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Japan’s Food of the Future

Vertical Farming is the key to revolutionizing indoor urban farming and a crucial step in solving the global food crisis. One main issue to understand when discussing food shortages is the uncontrollable elements that are part of the farming equation, such as soil quality, sufficient sunlight, adequate rain,  abundant space, and enough farmers to tend to and distribute crops. In these vertical farm units, all of the food is grown inside huge bunkers, where those conditions are controlled via digital technology.

Since these crops are grown indoors, seasonal produce is now available year-round thanks to the controlled environment in which they are housed. Wouldn’t a ton of water need to be used to maintain all of the crops? Not necessarily, as these vertical farms use drained and evaporated water and recycle it, essentially reusing water the crops naturally expel. But if the crops are indoors, what about sunlight? Inside the bunkers, the farms use LED lights to grow crops at twice the speed that traditional farming takes.



Currently in Japan, different companies such as Spread, Fujitsu, and AeroFarms have mastered this farming technique.They are producing lettuce, other leafy green vegetables, and organic herbs (a variety of 250 crops in total) and all without the worry of food safety and pesticides. These facilities cultivate the crops by way of aeroponics, a type of hydroponic growth using a mist environment.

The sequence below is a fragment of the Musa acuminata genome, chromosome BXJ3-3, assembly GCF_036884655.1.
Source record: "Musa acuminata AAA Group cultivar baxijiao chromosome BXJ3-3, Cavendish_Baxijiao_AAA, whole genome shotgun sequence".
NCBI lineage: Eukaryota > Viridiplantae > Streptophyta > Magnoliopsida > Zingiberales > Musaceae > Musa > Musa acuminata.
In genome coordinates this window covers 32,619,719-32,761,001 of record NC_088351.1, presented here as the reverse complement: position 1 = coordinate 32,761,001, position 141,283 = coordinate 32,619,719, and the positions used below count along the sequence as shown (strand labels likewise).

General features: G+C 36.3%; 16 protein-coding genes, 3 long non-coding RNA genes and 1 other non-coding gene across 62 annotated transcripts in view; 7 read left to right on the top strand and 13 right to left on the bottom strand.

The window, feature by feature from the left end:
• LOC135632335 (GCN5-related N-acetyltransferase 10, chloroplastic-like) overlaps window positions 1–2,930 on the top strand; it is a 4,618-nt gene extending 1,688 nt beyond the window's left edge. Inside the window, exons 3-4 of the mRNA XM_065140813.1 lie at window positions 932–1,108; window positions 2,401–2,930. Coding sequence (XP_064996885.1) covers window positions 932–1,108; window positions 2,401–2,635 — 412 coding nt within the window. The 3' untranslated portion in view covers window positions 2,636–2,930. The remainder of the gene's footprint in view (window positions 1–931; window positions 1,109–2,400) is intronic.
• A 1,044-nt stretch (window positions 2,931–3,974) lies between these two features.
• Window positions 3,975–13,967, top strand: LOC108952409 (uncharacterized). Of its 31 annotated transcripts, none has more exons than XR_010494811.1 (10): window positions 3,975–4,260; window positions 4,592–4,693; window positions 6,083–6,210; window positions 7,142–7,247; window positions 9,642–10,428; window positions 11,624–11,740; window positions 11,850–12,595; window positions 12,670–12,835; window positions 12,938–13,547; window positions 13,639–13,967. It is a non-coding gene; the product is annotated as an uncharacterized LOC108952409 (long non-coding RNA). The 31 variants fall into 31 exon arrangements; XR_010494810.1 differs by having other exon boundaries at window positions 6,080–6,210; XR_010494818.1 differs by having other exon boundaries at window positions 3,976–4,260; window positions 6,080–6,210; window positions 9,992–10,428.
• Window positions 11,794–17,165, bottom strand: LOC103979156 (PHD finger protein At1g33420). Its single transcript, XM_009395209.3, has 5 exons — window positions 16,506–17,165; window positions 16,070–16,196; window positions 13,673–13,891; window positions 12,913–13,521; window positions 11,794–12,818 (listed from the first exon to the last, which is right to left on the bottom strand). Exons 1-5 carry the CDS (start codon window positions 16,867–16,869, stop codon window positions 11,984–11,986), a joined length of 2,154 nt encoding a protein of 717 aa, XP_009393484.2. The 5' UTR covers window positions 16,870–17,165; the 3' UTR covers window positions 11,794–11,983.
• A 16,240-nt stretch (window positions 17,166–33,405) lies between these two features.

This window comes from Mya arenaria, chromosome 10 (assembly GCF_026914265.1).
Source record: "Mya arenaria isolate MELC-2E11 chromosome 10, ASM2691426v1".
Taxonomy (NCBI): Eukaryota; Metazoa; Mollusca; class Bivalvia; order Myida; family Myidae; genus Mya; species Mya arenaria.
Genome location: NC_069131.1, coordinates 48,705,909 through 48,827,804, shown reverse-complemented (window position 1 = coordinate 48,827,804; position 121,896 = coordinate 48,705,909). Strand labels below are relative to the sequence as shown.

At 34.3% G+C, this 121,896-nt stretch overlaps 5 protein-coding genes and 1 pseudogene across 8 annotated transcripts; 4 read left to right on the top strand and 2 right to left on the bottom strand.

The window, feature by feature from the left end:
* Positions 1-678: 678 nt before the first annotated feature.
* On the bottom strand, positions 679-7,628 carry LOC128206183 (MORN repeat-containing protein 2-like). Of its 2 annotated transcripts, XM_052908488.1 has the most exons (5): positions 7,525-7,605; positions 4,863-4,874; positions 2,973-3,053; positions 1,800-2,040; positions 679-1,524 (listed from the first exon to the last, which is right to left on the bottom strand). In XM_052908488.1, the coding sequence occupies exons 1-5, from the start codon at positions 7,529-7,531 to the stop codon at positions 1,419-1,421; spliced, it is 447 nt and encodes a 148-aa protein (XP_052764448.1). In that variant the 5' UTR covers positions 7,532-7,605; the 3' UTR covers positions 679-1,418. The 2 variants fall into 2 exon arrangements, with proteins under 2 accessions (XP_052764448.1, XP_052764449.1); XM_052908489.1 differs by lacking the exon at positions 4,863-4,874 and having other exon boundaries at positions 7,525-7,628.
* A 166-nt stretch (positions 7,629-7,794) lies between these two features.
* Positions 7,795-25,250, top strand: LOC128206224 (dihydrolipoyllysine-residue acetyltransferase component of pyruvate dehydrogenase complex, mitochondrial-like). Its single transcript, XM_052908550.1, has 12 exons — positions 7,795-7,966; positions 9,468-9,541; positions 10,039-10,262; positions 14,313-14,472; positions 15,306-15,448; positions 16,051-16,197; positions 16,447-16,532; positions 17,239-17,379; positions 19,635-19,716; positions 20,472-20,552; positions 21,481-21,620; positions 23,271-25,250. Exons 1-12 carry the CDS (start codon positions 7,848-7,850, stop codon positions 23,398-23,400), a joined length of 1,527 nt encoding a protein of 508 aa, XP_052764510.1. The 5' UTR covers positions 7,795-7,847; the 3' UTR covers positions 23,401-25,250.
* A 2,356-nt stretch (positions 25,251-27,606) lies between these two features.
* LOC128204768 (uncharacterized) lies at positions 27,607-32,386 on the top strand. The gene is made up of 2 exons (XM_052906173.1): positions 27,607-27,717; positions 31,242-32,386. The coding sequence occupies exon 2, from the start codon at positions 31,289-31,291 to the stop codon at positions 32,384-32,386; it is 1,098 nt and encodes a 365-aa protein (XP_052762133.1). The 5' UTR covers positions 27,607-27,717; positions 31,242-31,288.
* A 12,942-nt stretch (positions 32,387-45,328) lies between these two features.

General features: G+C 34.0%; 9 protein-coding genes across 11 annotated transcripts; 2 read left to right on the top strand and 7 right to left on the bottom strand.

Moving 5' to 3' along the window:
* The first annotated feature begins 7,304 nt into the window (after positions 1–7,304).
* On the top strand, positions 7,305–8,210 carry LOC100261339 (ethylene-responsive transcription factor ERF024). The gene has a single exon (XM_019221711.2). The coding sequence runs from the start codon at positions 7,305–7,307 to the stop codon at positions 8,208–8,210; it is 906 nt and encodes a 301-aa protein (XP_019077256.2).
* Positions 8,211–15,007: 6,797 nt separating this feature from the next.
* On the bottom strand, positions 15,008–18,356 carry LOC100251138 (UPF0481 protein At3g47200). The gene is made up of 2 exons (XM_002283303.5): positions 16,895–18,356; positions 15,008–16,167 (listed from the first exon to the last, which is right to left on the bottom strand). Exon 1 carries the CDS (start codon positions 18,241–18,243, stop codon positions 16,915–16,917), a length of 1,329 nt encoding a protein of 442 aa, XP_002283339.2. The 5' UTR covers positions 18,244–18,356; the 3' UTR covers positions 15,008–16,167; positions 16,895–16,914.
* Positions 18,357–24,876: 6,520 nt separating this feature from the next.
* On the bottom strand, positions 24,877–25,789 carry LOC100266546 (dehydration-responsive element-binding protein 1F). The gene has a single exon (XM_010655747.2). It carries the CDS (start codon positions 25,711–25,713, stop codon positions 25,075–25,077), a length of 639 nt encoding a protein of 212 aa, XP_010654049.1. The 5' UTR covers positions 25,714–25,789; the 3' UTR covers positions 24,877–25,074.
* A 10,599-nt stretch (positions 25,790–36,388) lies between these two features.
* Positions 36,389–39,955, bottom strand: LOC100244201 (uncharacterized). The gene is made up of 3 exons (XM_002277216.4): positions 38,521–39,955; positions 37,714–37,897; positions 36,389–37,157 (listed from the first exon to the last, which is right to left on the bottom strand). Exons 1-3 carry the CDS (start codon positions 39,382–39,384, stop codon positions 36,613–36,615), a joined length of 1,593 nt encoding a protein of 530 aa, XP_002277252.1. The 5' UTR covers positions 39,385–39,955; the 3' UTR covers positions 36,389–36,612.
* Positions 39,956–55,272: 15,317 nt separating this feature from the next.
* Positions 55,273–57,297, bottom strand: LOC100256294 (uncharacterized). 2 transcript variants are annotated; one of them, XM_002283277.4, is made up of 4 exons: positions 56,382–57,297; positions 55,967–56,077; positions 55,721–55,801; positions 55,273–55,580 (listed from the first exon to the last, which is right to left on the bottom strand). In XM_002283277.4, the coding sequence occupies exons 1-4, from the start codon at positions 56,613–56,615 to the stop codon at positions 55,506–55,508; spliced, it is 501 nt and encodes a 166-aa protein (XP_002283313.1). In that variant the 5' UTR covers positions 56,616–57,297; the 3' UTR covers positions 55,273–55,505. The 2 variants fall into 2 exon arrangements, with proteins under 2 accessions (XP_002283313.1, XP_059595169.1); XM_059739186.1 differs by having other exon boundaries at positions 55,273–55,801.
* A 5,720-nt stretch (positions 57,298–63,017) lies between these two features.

Looking at these vertical farming facilities from a numbers perspective, these farms produce 12,000 to 20,000 heads of lettuce per day. They are bagged at the source–the sterile environment where they’re grown–and then distributed to nearby cities, including Tokyo, so food miles are never a concern. Japan is an innovator of sustainable agriculture, and this new way of farming will hopefully be introduced in more cities all over the world, so energy will be saved and food will be produced sustainably with little to no waste, making food shortages a thing of the past.

Check out the video below for more info:


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